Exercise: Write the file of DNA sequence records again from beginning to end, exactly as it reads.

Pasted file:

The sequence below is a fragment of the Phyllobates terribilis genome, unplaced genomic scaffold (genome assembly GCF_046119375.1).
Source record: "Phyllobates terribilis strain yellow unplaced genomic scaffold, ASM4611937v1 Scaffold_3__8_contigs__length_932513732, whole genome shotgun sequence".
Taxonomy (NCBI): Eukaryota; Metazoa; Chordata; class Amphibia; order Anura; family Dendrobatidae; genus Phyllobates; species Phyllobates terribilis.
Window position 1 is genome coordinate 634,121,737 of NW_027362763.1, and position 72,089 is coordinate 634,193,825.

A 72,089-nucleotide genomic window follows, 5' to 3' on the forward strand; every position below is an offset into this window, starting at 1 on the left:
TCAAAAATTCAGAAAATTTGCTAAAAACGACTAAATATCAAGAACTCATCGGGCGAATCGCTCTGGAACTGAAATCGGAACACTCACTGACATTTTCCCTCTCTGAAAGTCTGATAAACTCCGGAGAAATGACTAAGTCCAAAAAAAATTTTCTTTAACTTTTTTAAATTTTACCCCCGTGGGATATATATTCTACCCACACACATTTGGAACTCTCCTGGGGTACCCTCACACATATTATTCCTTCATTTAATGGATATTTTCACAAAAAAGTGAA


The sequence below is a fragment of the Phyllobates terribilis genome, unplaced genomic scaffold (genome assembly GCF_046119375.1).
Source record: "Phyllobates terribilis strain yellow unplaced genomic scaffold, ASM4611937v1 Scaffold_3__8_contigs__length_932513732, whole genome shotgun sequence".
Taxonomy (NCBI): Eukaryota; Metazoa; Chordata; class Amphibia; order Anura; family Dendrobatidae; genus Phyllobates; species Phyllobates terribilis.
Window position 1 is genome coordinate 634,121,737 of NW_027362763.1, and position 72,089 is coordinate 634,193,825.

A 72,089-nucleotide genomic window follows, 5' to 3' on the forward strand; every position below is an offset into this window, starting at 1 on the left:
TCAAAAATTCAGAAAATTTGCTAAAAACGACTAAATATCAAGAACTCATCGGGCGAATCGCTCTGGAACTGAAATCGGAACACTCACTGACATTTTCCCTCTCTGAAAGTCTGATAAACTCCGGAGAAATGACTAAGTCCAAAAAAAATTTTCTTTAACTTTTTTAAATTTTACCCCCGTGGGATATATATTCTACCCACACACATTTGGAACTCTCCTGGGGTACCCTCACACATATTATTCCTTCATTTAATGGATATTTTCACAAAAAAGTGAA